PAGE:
High sustained CV risk up to 5 years after TIA or minor stroke
Five-Year Risk of Stroke after TIA or Minor Ischemic StrokeAmarenco P, Lavallee PC, Monteiro Tavares L, et al. - New Engl J Med 2018; published online ahead of print
Introduction and Methods
The risk of adverse outcomes in patients suffering a transient ischemic attack (TIA) or minor ischemic stroke at 1 year is elevated [1-3]. However, there are limited data on the risk of adverse outcomes beyond 1 year in these patients.
The TIAregistry.org project was designed to evaluate the short- and long-term outcomes of patients with a recent TIA or minor stroke. The short-term outcomes (at 3 months and 1 year) have been reported . This analysis assessed the long-term part of the registry.
Patients aged ≥18 years with a TIA or minor stroke within the previous 7 days were enrolled in the registry from 2009 to 2011. The specifics of the cerebral ischemic events were: focal retinal or brain ischemia with resolution of symptoms or minor strokes and a score on the modified Rankin scale of 0 or 1. For this analysis, 42 out of 61 registry sites were selected, because they had available follow-up data on more than 50% of their enrolled patients at 5 years (N=3847). ABCD2 scores were calculated (range: 0-7) based on age, blood pressure, clinical findings, duration of symptoms, and presence or absence of diabetes), with higher scores indicating a greater risk of stroke.
The primary outcome was the first occurrence of a composite of CV death, non-fatal stroke (ischemic or hemorrhagic), or non-fatal acute coronary syndrome (ACS). Secondary outcomes included individual components of the primary outcome, TIA recurrence, all-cause death, bleedings according to the GUSTO definitions , and the modified Rankin score at last follow-up.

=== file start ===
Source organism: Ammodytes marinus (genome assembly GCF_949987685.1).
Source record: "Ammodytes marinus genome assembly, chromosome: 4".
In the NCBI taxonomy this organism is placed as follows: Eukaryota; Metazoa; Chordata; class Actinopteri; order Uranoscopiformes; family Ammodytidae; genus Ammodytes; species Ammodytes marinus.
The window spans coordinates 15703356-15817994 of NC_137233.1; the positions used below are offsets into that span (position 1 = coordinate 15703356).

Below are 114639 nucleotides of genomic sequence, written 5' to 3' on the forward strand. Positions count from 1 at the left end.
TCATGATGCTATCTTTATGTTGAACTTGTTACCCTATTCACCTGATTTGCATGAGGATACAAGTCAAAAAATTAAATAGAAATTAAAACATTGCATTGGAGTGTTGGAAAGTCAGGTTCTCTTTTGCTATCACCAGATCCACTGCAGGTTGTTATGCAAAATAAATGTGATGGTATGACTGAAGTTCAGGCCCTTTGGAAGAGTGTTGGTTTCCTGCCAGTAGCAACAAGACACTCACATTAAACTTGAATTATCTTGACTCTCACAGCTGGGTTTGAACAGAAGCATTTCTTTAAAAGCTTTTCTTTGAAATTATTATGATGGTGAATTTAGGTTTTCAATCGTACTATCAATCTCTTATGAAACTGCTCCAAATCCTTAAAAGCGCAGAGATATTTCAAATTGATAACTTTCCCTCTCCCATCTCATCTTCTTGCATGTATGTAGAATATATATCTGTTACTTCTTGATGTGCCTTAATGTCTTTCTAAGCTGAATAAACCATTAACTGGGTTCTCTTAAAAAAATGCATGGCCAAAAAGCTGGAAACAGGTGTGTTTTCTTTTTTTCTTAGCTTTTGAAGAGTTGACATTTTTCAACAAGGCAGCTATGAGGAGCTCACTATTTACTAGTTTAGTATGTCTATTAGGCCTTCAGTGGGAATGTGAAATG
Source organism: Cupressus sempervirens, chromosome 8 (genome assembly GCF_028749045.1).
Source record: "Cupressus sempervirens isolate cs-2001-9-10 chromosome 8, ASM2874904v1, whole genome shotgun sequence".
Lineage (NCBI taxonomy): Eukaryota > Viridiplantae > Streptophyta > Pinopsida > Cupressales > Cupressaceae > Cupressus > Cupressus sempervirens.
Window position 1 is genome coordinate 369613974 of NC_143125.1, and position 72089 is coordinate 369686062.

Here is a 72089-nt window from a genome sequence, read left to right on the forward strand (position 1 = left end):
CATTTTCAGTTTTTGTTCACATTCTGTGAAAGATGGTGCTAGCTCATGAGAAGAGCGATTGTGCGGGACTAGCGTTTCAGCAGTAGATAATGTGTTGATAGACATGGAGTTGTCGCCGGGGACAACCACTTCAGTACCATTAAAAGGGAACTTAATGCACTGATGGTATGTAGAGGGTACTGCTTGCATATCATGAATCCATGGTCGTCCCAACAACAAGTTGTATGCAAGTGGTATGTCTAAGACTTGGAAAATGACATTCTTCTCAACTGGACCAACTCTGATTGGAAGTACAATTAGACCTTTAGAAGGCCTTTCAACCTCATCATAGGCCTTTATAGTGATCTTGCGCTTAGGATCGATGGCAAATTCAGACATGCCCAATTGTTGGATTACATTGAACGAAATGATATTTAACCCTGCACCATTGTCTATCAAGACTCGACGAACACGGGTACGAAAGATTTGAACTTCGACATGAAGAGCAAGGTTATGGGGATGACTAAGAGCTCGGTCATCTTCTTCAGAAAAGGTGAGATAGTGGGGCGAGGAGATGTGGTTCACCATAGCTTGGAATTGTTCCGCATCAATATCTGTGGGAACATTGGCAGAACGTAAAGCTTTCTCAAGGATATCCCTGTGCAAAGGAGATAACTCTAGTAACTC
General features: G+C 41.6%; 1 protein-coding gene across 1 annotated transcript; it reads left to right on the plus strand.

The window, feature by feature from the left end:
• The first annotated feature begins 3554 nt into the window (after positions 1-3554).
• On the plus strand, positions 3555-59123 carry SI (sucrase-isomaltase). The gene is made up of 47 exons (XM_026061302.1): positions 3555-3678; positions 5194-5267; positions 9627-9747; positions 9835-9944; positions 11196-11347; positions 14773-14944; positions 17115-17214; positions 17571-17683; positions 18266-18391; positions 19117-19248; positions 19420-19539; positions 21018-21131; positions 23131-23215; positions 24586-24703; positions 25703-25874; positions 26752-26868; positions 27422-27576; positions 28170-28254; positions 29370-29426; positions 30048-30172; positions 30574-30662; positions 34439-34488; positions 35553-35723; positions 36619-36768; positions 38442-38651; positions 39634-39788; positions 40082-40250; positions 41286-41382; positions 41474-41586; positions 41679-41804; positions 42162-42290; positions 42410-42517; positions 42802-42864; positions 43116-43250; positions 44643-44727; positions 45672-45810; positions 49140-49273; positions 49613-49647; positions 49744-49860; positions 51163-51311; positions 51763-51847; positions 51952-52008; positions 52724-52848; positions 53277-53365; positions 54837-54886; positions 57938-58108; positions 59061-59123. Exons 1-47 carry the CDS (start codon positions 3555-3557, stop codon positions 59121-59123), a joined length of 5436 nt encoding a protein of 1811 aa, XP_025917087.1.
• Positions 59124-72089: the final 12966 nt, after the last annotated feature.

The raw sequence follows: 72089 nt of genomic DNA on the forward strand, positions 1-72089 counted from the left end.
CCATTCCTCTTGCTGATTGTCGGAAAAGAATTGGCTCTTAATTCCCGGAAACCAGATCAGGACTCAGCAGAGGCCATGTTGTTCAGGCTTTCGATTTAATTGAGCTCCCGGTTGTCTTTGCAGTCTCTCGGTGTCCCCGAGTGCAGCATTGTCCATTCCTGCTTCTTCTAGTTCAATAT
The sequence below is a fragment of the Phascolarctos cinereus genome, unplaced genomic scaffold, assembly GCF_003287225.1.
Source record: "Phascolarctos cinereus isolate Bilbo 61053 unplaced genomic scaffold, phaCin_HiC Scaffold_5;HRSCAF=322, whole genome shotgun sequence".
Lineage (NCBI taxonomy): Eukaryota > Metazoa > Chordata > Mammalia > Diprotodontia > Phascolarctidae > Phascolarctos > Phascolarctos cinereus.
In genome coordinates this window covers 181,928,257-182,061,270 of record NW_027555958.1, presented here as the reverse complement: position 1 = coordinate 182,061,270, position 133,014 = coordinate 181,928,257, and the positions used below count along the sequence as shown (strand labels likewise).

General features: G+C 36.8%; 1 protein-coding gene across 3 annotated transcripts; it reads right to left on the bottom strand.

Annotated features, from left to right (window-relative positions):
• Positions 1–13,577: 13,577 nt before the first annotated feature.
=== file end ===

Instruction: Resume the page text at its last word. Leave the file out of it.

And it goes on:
During the median follow-up time of 5.01 years (IQR: 4.84-5.26):
- 469 patients had a primary outcome event (12.9%), out of which 235 (50.1%) occurred during years 2-5
- 345 patients had a stroke (9.5%) with 149 (43.2%) during years 2-5
- 373 patients (10.6%) died of any reason
- 96 patients (2.7%) died from CV causes
- 621 patients (16.8%) had a recurrent stroke or TIA
- 84 patients (2.4%) had an ACS
- 53 patients (1.5%) had a major bleeding and 39 patients (1.1%) had an intracranial bleeding
- 299 (7.9%) had a combination of the primary outcome and a modified Rankin score >1
Independent predictors of recurrent stroke during years 2 to 5 were ipsilateral large-artery atherosclerosis, cardio-embolism, and an ABCD2 score ≥4.
Patients with a TIA or minor stroke in the TIAregistry.org project had a sustained elevated risk of CV events up to 5 years after the first event, whereas approximately half of the recurrent events occurred after the first year. Independent predictors of recurrent stroke (ipsilateral large-artery atherosclerosis, cardio-embolism, ABCD2 score ≥4) can be used to intensify secondary prevention in these patients, 2-5 years after the first event.